Lawmakers Struggle With New Sound Limits For Ridgeline Wind Projects
The future of ridgeline wind energy in Vermont hinges in part on proposed sound standards for large turbines, but a special legislative committee is struggling to decide whether or not to accept the new rules.
Last year, lawmakers instructed state regulators to come up with new sound standards for mountaintop wind projects. The Public Utility Commission has since delivered its recommendation, but legislators fear the proposed new decibel limits are so restrictive that they will effectively kill the commercial wind industry in Vermont.
“And I have concerns about hampering, unduly hampering wind development in Vermont,” said Middletown Springs Rep. Robin Chestnut-Tangerman.
Chestnut-Tangerman is a member of the Legislative Committee on Administration Rules, which held its latest meeting on the proposed sound standards Thursday. The panel postponed a final decision, saying it needs more time to consider the plan.
About halfway through the four-hour meeting, Orange County Sen. Mark MacDonald tried to analogize the committee’s dilemma.
MacDonald says he wasn’t at all happy when he discovered that Interstate 89 would be carving a path near his home in Williamstown. Now, when the leaves are off the trees especially, MacDonald says he deals with the steady thrum of passing automobiles.
"I'm not being disrespectful, I'm simply saying that it's not clear that there was a rational decision on the proposed sound levels." — Sen. Ginny Lyons
“But it was in the public good for Interstate 89 to go by my home, and I was just obliged to deal with the annoyance, because of the benefit to my neighbors, and the benefit to the state,” MacDonald says.
His point was clear: people might not like the sound of wind turbines, just like he doesn’t like the sound of cars racing by his house at 70 miles per hour. But when a project benefits the greater public good, sometimes the neighbors have to accommodate nuisance. And he says the state can’t allow a critical renewable energy option to die off simply it annoys a relatively small number of landowners.
The Public Utility Commission though says these new standards are about something far more substantial than mere annoyance.
“The primary objective was the health and safety objective, and protecting against sleep disturbance,” says John Cotter, a staff attorney at the Public Utility Commission. And Cotter says ensuring that health and safety objective means wind projects can’t register any louder than 30 decibels inside people’s homes.
Cotter says the proposed decibel limits are designed to adhere to that standard, which is recognized by the World Health Organization.
“We get the added benefit, hopefully, of lower levels of annoyance, which would then in turn, hopefully, reduce opposition to well-sited projects,” Cotter says.
The issue of sound and wind has gone hand in hand since projects began proliferating in Vermont. And a small but very well organized group of wind activists, many of whom live nearby existing projects, have prevailed upon lawmakers to quiet their whoosh.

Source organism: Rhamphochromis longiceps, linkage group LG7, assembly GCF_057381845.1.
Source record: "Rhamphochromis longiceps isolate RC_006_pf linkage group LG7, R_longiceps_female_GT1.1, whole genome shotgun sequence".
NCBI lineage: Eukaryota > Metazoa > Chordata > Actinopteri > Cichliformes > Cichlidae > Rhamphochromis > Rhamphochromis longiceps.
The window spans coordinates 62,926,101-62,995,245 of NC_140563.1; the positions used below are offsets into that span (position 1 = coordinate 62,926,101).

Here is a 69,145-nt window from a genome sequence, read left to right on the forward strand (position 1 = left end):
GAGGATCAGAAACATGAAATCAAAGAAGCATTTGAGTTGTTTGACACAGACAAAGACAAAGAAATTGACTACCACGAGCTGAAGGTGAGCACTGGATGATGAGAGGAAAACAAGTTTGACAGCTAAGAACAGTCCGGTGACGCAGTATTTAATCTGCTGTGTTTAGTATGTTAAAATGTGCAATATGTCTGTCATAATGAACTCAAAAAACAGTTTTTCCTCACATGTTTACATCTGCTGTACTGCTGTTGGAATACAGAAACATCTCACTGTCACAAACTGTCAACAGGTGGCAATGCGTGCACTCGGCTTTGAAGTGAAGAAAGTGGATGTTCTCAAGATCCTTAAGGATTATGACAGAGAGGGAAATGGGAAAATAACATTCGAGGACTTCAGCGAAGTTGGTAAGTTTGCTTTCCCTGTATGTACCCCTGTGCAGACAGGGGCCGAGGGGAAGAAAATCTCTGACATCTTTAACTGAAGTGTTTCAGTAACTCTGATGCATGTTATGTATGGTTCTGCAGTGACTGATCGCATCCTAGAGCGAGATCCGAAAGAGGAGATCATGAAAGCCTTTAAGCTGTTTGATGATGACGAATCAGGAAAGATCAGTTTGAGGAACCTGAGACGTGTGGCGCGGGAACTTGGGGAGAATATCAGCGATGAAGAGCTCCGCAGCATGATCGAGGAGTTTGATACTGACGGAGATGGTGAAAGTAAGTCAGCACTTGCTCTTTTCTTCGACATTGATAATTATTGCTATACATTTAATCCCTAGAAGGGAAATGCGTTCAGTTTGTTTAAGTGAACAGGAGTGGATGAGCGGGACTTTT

"[W]hat the commission has done is looked at the literature that's out there and weighed it in light of the evidence and the considerations that it is charged with, and selected the number that it felt struck the right balance." — Kevin Fink, Public Utility Commission
The Public Utility Commission says the decibel limits it’s proposing would protect neighbors from adverse health impacts. But lawmakers like Chittenden County Sen. Ginny Lyons question the scientific foundation on which the new sound standards were constructed.
“I’m not being disrespectful, I’m simply saying that it’s not clear that there was a rational decision on the proposed sound levels,” Lyons says.
Lawmakers aren’t the only ones questioning the scientific rigor of the Public Utility Commission’s deliberations. Ben Walsh, with the Vermont Public Interest Research Group, says the World Health Organization’s 30-decibel standard is based on an eight-hour average time interval, which would allow for louder peaks, since they’d average out over a longer time valley.
But he says the commission’s proposal uses a far shorter time interval to measure the sound average, and would make for impossibly tight restrictions on turbine sound.
“That’s apples and oranges - that’s apples and pancakes,” Walsh says. “And they have not squared that circle in their attempts to cite the science.”
Kevin Fink, a policy analyst at the Public Utility Commission, says he agrees that the agency’s decision should be grounded in science.
“And I think that’s essentially what the commission has done, is looked at the literature that’s out there and weighed it in light of the evidence and the considerations that it is charged with, and selected the number that it felt struck the right balance,” Fink says.
Margaret Cheney, one of the three members of the Public Utility Commission, says concerns about the proposed new limits sounding the death knell for wind generally are unfounded.
“If we thought this rule would be in effect a moratorium, we would not have offered it,” Cheney says.
Caledonia County Sen. Joe Benning, who favors an outright ban on ridgeline wind energy in Vermont, says the Legislative Committee on Administrative Rules doesn’t have anywhere near the resources or expertise the commission has at its disposal.
He says the Legislative Committee on Administrative Rules exists primarily to ensure that a proposed rule isn’t arbitrary.
“And I am very concerned … that as we continue to march down this path of nitpicking the rule, we are in a sense going away from our responsibility, and moving into the area of policy,” Benning says.
The Legislative Committee on Administrative Rules is scheduled to issue a final decision on the proposed rule in two weeks.